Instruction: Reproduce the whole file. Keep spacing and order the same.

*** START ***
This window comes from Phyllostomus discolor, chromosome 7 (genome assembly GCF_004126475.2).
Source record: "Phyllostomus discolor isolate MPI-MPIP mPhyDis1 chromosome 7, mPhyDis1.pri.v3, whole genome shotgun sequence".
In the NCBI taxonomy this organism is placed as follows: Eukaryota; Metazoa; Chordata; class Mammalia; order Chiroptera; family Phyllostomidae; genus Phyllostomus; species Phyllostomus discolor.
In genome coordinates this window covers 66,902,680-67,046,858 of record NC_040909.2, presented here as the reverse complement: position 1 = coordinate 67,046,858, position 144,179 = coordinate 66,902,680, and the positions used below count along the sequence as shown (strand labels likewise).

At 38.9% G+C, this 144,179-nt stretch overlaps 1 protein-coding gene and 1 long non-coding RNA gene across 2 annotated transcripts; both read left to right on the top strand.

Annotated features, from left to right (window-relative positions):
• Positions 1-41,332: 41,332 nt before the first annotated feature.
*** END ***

This window comes from Phyllostomus discolor, chromosome 7 (genome assembly GCF_004126475.2).
Source record: "Phyllostomus discolor isolate MPI-MPIP mPhyDis1 chromosome 7, mPhyDis1.pri.v3, whole genome shotgun sequence".
In the NCBI taxonomy this organism is placed as follows: Eukaryota; Metazoa; Chordata; class Mammalia; order Chiroptera; family Phyllostomidae; genus Phyllostomus; species Phyllostomus discolor.
In genome coordinates this window covers 66,902,680-67,046,858 of record NC_040909.2, presented here as the reverse complement: position 1 = coordinate 67,046,858, position 144,179 = coordinate 66,902,680, and the positions used below count along the sequence as shown (strand labels likewise).

At 38.9% G+C, this 144,179-nt stretch overlaps 1 protein-coding gene and 1 long non-coding RNA gene across 2 annotated transcripts; both read left to right on the top strand.

Annotated features, from left to right (window-relative positions):
• Positions 1-41,332: 41,332 nt before the first annotated feature.